This is a huge difference in terms of a prediction problem and one that can actually lead to patient harm.

Let me give an example.

Imagine that we built a model predicting who is least likely to have a heart attack among a population receiving simvastatin.


 

Without a comparator group, we'd find that individuals with lower LDL, more physical activity, and no diabetes would have the best outcomes. If we then argue that these are the types of people who should receive statins, we'd be doing a huge disservice to the people with more severe disease at baseline. Our model doesn't tell us who should get the drug; it only tells us who was better off in the first place.

We need models that can target therapies to the right patients regardless of how sick they are at baseline, or else we'll always choose the least sick people to get treatment. Sure, that will make the success rate of therapies look awesome, but it's not how I want to practice medicine.

Okay, back to escitalopram. What this paper shows us is that the authors built a model based on EEG data that show who is likely to have remission of depression. You could argue that the model has nothing to do with escitalopram. The model may predict outcomes equally well among patients on any antidepressant or on no antidepressant at all. In other words, we're no closer to the dream of strapping an EEG on someone's head and knowing what drug to give them than we were before. But studies like this get reported inaccurately all the time, suggesting that we have some new tool in our personalized medicine toolbox.

My biggest fear is that these models get commercialized as some sort of "use this to decide who to treat" black box, which, as we now all understand, is biased against those who are sicker at baseline, even if they would respond well to therapy. The second sentence of the conclusion of this paper reads: "Developed into a proper clinical application, such a pipeline may provide a valuable treatment planning tool."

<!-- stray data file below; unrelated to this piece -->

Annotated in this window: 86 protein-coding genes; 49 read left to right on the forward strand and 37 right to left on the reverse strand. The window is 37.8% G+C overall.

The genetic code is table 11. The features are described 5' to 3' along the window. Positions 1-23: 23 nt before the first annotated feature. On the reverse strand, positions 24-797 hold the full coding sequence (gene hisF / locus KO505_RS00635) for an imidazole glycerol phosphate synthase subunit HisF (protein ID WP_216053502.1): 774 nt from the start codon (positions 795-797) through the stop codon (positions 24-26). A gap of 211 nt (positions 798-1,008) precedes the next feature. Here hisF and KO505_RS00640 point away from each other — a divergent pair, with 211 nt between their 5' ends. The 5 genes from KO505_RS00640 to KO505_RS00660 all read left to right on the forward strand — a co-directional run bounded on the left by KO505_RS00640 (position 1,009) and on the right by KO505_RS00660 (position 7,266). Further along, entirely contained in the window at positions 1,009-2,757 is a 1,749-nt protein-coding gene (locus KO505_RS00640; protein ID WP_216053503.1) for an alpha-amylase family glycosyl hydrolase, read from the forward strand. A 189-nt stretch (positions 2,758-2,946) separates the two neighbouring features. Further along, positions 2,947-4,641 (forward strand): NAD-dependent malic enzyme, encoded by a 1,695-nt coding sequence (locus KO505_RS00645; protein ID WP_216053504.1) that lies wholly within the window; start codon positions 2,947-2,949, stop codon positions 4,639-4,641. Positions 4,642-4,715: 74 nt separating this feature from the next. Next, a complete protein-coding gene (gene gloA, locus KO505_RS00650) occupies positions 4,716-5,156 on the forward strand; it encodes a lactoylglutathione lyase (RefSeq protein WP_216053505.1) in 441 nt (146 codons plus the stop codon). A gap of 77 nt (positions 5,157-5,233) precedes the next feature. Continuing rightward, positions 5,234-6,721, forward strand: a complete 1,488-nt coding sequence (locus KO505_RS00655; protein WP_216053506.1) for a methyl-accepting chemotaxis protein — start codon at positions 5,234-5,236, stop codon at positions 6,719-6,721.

Not really—not unless you want to reserve treatment for the least sick individuals.

Could the researchers prove that their model is not simply identifying less severe depression as opposed to escitalopram response? Well, they could show how their model correlates with baseline depression scores or other baseline factors. My bet is that we'd mostly find that the model just identifies those with less severe depression at baseline, but those data are not presented.

And let's remember that although it's very cool to get data about how severe your depression is just from an EEG—I mean, that's Star Trek-y and I love it—we have plenty of tools already available to assess depression severity.

So the next time we see a study (using machine learning or otherwise) that claims to "predict response to therapy," the very next question we have to ask is, "How do we know the model isn't simply identifying less severe disease at baseline?"

F. Perry Wilson, MD, MSCE, is an associate professor of medicine and director of Yale's Program of Applied Translational Research. His science communication work can be found in the Huffington Post, on NPR, and here on Medscape. He tweets @methodsmanmd and hosts a repository of his communication work at www.methodsman.com.